Usually slightly larger and less foamy than a macchiato, the cortado burst onto the American specialty scene in the early 2010s (it was catalogued at the time in Oliver Strand’s memorably named NYT Magazine article “A Cortado is Not a Minivan”).
The drink has its roots in Spain, and usually comes in at around four ounces. So, if you’re looking for a drink with the same milk texture as a latte but less milk overall, this is the one. The cortado is occasionally known as a Gibraltar, named after the specific glass it’s sometimes served in. The Australian “Piccolo” is another very similar drink.
When a barista steams milk, they’re pushing air in from the atmosphere to create tiny bubbles. In most drinks, they’re trying to integrate those bubbles with the liquid in the pitcher. If you order a drink dry, they’ll try to get more foam and less liquid, making for a drink that at its extreme (the “bone dry” cappuccino) is just espresso sitting at the bottom and airy foam on top.
Espresso con Panna
This doesn’t get ordered very often, but it’s more or less a macchiato with whipped cream instead of whole milk. It’s a great excuse for baristas to eat a little stray whipped cream.
Macchiato means “marked” in Italian, and the idea here is that you’re just barely marking the espresso with a little bit of milk foam. This drink usually gets made in one of two ways.
Some shops pour the steamed milk like they would for any other milk drink, with perhaps some latte art. Other shops will steam the milk and then scoop a bit of foam onto the espresso. Either way, the drink is small, with about equal parts espresso and milk/milk foam.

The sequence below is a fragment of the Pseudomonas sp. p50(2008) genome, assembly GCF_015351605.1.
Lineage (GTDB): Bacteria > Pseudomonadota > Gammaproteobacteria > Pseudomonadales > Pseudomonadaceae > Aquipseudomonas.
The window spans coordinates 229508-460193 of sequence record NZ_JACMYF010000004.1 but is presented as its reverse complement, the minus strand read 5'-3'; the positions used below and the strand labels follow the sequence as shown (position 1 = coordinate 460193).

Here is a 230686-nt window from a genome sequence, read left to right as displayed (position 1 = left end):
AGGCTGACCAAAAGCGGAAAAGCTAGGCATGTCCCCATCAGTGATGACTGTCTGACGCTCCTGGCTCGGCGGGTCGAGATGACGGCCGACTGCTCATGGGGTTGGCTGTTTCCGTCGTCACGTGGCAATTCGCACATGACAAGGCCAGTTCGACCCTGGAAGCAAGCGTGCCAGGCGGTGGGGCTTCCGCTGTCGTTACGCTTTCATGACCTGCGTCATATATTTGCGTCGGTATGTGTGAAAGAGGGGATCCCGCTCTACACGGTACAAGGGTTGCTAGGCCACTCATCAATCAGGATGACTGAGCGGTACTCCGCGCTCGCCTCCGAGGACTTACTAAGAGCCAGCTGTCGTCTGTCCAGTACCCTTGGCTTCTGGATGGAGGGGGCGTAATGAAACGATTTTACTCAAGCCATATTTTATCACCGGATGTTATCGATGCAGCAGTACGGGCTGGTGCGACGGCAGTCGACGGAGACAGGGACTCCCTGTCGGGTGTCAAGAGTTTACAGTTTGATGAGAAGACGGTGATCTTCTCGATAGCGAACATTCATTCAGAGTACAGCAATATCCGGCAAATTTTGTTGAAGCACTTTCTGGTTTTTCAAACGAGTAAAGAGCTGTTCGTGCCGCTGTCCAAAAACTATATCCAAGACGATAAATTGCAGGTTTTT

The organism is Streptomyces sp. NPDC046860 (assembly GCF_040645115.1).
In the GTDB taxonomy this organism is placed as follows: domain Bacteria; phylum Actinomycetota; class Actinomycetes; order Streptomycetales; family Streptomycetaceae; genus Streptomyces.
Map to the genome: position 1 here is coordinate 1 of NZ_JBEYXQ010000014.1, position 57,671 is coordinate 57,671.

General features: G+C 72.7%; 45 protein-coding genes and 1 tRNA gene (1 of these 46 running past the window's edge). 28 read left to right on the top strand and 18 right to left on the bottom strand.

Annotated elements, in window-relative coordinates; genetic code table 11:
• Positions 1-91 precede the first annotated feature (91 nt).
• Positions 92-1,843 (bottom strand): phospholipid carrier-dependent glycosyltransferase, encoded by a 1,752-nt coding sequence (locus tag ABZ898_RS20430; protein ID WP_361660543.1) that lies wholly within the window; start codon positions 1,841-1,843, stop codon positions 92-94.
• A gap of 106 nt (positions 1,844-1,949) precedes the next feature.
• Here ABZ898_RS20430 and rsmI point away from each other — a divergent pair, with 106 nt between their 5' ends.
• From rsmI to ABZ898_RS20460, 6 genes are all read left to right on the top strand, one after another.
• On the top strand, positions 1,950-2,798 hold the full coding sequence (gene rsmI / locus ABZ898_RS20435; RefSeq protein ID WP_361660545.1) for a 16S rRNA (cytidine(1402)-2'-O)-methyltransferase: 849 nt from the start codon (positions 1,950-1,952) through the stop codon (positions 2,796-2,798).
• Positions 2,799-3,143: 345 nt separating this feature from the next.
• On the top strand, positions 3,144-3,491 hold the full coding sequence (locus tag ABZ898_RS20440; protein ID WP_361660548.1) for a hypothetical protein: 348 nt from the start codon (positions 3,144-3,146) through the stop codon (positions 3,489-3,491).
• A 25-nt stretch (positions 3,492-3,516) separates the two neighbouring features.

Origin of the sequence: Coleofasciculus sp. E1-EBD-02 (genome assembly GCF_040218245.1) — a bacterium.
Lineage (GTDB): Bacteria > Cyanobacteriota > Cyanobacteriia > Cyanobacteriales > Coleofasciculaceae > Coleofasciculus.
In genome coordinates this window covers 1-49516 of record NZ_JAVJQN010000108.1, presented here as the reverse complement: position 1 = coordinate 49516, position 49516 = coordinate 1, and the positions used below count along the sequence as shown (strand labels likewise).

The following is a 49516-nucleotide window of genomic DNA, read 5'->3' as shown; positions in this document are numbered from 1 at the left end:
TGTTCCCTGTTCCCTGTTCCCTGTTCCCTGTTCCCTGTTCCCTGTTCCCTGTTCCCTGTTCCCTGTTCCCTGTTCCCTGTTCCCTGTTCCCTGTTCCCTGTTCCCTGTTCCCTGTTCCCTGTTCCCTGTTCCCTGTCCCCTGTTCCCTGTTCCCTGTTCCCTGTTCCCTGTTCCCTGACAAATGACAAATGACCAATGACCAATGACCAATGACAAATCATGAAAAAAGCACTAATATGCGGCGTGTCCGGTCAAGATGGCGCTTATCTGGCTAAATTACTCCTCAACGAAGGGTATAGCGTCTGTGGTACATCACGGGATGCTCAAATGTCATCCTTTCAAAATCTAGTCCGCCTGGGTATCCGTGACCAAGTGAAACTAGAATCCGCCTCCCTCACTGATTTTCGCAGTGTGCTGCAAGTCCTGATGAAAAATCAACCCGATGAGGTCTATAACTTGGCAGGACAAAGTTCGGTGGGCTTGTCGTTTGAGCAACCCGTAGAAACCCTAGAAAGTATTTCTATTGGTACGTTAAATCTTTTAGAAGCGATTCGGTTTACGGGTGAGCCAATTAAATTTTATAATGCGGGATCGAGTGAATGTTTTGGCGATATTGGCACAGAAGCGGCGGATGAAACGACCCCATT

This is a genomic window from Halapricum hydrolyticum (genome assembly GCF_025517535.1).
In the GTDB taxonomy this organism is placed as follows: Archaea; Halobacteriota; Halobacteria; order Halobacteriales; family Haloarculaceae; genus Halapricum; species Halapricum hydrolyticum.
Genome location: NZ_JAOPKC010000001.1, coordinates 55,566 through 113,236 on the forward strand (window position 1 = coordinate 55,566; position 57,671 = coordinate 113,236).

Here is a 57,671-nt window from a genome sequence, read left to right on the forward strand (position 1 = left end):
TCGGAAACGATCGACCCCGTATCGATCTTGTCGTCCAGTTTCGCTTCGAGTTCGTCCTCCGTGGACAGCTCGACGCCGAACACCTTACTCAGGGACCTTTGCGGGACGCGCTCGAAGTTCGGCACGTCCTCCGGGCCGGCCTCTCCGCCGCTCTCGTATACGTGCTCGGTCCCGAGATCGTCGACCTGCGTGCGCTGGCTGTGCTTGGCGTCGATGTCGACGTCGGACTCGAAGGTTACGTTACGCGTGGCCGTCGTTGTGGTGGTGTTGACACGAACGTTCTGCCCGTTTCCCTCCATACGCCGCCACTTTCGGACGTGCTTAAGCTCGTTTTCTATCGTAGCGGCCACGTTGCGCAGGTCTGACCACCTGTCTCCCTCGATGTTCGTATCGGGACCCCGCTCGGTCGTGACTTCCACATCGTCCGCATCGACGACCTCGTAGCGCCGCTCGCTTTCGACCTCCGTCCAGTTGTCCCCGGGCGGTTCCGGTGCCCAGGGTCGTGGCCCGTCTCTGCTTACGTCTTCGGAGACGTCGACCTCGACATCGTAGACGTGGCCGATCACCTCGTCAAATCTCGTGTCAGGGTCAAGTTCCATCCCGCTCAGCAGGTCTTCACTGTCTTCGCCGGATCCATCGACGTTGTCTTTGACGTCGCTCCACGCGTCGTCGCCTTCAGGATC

We know the flat white was invented in either Australia or New Zealand. We also know that it’s a drink made from espresso and steamed milk. Despite many people’s very strong opinions, there isn’t really that much agreement about what makes it different from a latte or a cappuccino (as clearly demonstrated in Alex Berson’s flat white magnum opus for Sprudge, easily one of my favorite coffee articles of all time).
Some folks think flat whites need a specific kind of espresso shot, some folks insist it has to be small. Still, wide agreement evades us. Long story short: if you order one of these, you’ll get something that looks more or less like a small latte or cappuccino.
Most of these drinks can be made iced, and they’ll remain pretty similar, aside from the fact that you’ll generally get the same amount of espresso but roughly half the milk (to make room for the ice). Plus, the milk won’t be steamed.
The iced cappuccino is a tricky one, usually created by making an iced latte with a little room at the top, then steaming some foamy milk, and dumping the foam from that milk on top of the drink. If you’re into it, I recommend drinking it without a straw, as that textural difference on top is really the only thing that sets it apart from an iced latte.
A latte, much like a cappuccino, is a combination of espresso and steamed milk. They are generally no smaller than eight ounces, though there really isn’t a limit to how small or large they can be. A latte involves milk steamed with a little foam, but generally not too much foam. Most specialty shops will pour that milk in a way that creates pretty patterns on your drink.
The latte has become a jumping off point for endless variations, with espresso being altered through syrups, and replaced by matcha, turmeric concentrates, and more. Generally, though, if you order anything that says latte, you’re probably getting a cup that’s at the very least 75 percent steamed milk (dairy or otherwise).
It’s a latte with chocolate in it. And it’s delicious!